How to Untar a File in Linux

When you work with Linux, FreeBSD or other Unix implementations, you’ll often see files that end in .tar and may even have other extensions after it. Even some experienced users don’t know the simple way to extract these from a command line. Some users who are used to working purely from a command line might not know that they can also extract them graphically in most desktop environments.

Technically tar stands for tape archive, which reflects its original usage for creating tape backups on big iron computers. Many people refer to them as tarballs, so if someone tells you that a file is packed up as a tarball then this is the type of archive they’re talking about.

Method 1: How to Untar a File from the Command Line

You’ll need to first open up a command prompt using whichever procedure is most comfortable for you. Linux users can search for terminal from the Dash, click on Applications and then select System Tools or hold down Ctrl, Alt and T to start up a terminal window. You could also hold down Ctrl, Alt and a key from F1 to F6 to reach a virtual terminal, which will work as well. These commands should work from the terminal window in almost all other modern Unix systems as well.

Assuming you have a tarball archive in your current directory, simply type tar -xvf tarball.tar.gz to extract it. You’ll need to know the name of it. For the sake of illustration, we downloaded a tarball of Adobe Flash Player for Linux. Start by typing cd ~/Downloads to get to your downloads directory and then type tar -xvf flash_player_npapi_linux.x86_64.tar.gz to extract this file. That sounds like a ton of typing, but all you actually have to do is type tar -xvf fl and then start pushing the tab key. The command prompt will fill in the rest for you.

When you attempt to untar an archive, you might end up with an error message that reads something like:

tar: You must specify one of the ‘-Acdtrux’, ‘–delete’ or ‘–test-label’ options

Try ‘tar –help’ or ‘tar –usage’ for more information.

More than likely, you put a space between the – symbol and the xvf options on the command line. This makes it so that the tar program doesn’t know what options you’re using since it ends up thinking that xvf is part of the file name. You’ll need to either type tar -xvf flash_player_npapi_linux.x86_64.tar.gz or totally leave out the – and type tar xvf flash_player_npapi_linux.x86_64.tar.gz then push enter. You don’t actually need the – and can comfortably leave it off.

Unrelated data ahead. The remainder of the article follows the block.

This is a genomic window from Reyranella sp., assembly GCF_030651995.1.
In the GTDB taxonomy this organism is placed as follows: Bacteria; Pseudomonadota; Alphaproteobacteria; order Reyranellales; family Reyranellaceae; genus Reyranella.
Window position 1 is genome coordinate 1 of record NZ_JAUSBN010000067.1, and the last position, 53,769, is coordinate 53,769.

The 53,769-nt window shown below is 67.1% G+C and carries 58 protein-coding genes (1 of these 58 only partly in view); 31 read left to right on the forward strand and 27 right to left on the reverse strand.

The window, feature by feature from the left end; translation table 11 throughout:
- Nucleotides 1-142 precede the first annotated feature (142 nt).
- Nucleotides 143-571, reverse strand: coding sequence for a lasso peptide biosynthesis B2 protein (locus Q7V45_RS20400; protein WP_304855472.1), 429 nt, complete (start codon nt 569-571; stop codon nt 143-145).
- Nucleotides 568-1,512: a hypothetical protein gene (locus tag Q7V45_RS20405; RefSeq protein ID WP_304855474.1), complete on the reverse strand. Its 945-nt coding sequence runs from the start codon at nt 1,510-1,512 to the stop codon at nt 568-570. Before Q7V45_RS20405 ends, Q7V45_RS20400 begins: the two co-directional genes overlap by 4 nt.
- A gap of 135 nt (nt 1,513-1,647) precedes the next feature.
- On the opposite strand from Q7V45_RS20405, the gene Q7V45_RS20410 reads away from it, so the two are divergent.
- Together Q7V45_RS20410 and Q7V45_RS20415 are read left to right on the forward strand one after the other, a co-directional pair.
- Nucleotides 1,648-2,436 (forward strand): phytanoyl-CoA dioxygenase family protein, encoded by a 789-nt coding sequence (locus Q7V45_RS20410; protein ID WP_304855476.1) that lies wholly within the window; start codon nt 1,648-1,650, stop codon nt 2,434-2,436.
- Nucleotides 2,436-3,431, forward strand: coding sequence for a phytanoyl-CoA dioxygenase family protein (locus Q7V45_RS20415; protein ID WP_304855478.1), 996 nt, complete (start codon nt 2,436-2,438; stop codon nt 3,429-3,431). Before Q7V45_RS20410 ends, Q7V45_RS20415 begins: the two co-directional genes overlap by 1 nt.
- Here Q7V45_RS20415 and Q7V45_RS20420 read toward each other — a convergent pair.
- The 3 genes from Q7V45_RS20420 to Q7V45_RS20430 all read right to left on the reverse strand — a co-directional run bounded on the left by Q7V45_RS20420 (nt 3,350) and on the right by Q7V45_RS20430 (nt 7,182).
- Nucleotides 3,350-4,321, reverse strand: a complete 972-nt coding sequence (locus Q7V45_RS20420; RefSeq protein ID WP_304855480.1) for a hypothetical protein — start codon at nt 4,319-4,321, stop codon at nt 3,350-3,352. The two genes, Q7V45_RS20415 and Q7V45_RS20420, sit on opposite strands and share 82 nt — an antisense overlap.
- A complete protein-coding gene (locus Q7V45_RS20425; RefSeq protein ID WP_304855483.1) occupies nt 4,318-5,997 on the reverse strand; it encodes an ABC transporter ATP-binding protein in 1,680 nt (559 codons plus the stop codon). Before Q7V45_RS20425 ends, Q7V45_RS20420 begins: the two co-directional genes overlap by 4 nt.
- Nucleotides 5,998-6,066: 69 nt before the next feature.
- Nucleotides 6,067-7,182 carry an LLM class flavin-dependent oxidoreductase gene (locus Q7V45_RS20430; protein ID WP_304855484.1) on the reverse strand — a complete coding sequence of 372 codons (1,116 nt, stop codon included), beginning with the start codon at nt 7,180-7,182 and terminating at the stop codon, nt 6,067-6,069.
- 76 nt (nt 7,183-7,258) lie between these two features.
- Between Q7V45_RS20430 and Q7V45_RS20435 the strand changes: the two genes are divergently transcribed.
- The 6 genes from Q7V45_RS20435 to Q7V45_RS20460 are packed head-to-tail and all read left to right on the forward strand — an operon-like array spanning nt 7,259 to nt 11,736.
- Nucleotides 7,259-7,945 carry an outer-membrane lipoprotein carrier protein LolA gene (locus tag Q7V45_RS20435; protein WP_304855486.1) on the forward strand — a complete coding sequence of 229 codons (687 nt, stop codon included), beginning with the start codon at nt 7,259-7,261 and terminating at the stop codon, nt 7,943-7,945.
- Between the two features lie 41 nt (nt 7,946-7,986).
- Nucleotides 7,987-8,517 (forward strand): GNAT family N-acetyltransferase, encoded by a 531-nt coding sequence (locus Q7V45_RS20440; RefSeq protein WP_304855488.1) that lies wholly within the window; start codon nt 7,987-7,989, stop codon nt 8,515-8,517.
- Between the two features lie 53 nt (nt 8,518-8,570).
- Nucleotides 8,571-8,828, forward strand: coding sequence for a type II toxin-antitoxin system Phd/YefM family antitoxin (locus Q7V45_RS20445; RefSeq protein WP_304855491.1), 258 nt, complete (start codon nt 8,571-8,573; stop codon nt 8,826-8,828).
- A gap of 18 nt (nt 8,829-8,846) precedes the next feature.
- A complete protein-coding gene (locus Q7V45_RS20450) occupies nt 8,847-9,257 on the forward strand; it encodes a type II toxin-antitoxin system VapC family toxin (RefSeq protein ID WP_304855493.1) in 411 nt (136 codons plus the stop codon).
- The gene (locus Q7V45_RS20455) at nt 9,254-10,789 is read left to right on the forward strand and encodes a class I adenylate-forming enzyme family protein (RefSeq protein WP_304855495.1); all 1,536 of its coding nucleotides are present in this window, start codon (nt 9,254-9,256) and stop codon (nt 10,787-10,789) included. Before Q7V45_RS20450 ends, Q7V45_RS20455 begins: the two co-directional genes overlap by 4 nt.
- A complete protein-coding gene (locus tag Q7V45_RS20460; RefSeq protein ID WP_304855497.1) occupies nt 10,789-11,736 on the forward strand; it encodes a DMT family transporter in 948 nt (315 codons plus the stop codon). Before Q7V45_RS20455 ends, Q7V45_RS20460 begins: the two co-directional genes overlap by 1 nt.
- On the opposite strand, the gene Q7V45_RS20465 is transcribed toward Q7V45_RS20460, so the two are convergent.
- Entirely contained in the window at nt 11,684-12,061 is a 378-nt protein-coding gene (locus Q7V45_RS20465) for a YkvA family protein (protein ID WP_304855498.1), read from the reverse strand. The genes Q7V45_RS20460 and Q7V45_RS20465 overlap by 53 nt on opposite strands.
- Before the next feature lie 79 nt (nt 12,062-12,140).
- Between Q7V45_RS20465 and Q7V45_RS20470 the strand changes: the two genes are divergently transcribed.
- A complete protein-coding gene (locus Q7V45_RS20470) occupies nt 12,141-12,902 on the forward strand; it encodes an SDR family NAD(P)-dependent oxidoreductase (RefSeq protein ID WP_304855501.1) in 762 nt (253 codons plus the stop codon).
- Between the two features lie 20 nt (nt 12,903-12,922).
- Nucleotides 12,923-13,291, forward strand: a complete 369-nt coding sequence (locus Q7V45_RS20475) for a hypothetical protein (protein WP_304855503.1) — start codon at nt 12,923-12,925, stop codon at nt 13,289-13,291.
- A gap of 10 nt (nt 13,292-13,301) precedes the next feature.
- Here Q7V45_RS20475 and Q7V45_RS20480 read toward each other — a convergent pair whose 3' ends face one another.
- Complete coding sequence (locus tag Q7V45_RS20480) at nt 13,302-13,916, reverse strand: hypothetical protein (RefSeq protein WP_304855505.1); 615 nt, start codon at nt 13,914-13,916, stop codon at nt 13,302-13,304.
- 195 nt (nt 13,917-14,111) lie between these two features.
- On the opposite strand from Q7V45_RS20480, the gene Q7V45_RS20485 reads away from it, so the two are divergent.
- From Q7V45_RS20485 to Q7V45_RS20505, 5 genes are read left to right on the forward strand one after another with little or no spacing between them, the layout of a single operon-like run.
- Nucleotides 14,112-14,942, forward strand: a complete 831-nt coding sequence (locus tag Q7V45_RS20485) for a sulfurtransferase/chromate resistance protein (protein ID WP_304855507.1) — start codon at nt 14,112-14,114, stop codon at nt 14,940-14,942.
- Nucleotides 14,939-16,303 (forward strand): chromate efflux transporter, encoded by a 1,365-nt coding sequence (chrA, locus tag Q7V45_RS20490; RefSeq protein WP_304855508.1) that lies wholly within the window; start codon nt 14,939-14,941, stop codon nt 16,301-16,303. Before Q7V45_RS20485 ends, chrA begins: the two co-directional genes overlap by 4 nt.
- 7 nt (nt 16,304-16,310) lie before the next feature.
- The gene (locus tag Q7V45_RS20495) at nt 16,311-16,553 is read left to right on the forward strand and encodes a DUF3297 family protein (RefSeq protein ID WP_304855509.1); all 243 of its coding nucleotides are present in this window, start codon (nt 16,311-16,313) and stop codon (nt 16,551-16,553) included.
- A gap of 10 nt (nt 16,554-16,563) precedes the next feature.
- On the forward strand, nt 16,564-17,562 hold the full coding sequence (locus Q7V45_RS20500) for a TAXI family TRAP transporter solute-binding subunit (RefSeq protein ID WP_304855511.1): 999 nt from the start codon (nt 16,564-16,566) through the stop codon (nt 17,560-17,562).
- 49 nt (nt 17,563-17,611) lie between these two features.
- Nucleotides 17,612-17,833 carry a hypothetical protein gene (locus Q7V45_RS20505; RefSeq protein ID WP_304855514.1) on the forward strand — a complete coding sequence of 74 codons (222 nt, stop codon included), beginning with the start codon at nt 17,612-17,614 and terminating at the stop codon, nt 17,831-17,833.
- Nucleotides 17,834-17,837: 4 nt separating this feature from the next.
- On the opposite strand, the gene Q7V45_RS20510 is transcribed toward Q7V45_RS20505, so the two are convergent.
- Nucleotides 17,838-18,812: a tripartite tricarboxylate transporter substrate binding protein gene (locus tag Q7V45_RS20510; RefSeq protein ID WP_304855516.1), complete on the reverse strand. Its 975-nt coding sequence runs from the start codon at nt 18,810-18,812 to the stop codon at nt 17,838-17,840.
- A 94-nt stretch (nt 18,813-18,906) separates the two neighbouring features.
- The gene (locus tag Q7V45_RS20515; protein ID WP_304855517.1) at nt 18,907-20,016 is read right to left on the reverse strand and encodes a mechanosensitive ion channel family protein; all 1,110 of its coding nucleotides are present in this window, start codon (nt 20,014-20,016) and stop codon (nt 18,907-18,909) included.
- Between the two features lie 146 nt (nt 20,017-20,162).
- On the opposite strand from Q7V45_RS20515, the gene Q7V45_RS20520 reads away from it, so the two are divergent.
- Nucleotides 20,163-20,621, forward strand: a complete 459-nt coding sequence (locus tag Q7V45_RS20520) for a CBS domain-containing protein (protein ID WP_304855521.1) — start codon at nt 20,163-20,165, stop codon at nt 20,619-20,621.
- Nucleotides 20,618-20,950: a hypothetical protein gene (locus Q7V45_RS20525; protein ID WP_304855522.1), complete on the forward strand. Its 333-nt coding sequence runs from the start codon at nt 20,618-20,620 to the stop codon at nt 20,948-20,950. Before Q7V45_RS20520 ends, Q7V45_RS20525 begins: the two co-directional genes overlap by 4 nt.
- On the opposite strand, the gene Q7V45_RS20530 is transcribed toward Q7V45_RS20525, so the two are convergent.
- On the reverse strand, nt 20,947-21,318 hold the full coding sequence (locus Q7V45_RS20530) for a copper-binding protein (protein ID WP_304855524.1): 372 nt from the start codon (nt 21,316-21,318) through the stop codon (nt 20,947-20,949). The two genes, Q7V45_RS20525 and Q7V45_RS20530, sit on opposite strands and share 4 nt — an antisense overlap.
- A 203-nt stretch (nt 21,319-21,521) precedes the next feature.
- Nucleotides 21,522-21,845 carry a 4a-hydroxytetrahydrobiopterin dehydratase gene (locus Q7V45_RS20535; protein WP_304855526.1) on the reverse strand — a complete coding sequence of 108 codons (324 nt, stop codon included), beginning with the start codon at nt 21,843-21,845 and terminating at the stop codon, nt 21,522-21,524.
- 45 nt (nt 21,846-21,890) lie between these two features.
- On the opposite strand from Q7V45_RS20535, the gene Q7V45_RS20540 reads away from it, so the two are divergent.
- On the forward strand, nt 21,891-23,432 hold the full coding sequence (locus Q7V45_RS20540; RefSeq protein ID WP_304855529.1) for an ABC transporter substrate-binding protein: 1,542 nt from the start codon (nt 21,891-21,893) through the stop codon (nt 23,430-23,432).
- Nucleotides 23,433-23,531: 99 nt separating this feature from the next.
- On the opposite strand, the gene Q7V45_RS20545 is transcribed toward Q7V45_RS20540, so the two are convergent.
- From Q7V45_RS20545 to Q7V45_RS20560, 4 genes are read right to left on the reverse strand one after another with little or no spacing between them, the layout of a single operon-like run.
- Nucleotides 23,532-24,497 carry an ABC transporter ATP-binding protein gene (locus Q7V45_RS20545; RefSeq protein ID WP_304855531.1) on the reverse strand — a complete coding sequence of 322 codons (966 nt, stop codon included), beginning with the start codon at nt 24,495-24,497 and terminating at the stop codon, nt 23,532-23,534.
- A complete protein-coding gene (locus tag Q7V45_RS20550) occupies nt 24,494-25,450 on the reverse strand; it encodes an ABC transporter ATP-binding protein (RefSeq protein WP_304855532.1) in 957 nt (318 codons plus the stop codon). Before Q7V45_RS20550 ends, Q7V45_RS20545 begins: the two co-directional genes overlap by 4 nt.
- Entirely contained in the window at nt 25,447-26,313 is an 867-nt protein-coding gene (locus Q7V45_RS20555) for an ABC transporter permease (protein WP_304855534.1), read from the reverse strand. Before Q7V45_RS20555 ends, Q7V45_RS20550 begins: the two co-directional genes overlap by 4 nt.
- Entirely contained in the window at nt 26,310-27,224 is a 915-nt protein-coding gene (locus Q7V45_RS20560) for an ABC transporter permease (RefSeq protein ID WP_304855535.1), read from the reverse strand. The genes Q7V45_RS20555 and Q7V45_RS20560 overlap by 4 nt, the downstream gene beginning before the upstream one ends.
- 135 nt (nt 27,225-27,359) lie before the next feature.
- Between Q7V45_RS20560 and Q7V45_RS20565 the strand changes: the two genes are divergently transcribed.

If you see a file that ends with .tar.bz2 or .tar.xz, then just follow the same procedure. You might even find ones that are shortened like .tgz or .txz, and you can use the same procedure to extract them too. The tar program will know the exact way to decompress them in most cases as long as you make sure to use tar -xvf or tar xvf first. The x tells it to extract the files from it, v tells it to be verbose and tell you what it’s doing and finally, the f tells it to point to the specific file you named.

Method 2: How to Graphically Untar an Archive

The command line is easier to use than a graphical file browser in most cases, but you can actually use Nautilus, Thunar or any of the other major file browsers integrated into your desktop environment if you’d like. It’s easy to untar files this way if you’ve just downloaded them and need to look right away.

Open your file browser by holding down the Super key and pushing either E in LXDE or F in Xfce4. You can start it from the Dash in Unity or the KDE menu in Kubuntu or any of the other major KDE-based distributions. Once you have it running, navigate to where your tar archive is. Right click on the archive or highlight it with the cursor keys and push the Menu key.

Select “Extract Here” and your desktop environment will automatically untar the archive right in the current directory.

Selecting “Extract To..” will instead open up a new dialog box that will allow you to select a location for where to put the files. This is a good idea if you already have other files or subdirectories inside of the directory that you’re in, which can make you lose whatever you’re extracting when you untar the archive!


Kevin Arrows

Kevin Arrows is a highly experienced and knowledgeable technology specialist with over a decade of industry experience. He holds a Microsoft Certified Technology Specialist (MCTS) certification and has a deep passion for staying up-to-date on the latest tech developments. Kevin has written extensively on a wide range of tech-related topics, showcasing his expertise and knowledge in areas such as software development, cybersecurity, and cloud computing. His contributions to the tech field have been widely recognized and respected by his peers, and he is highly regarded for his ability to explain complex technical concepts in a clear and concise manner.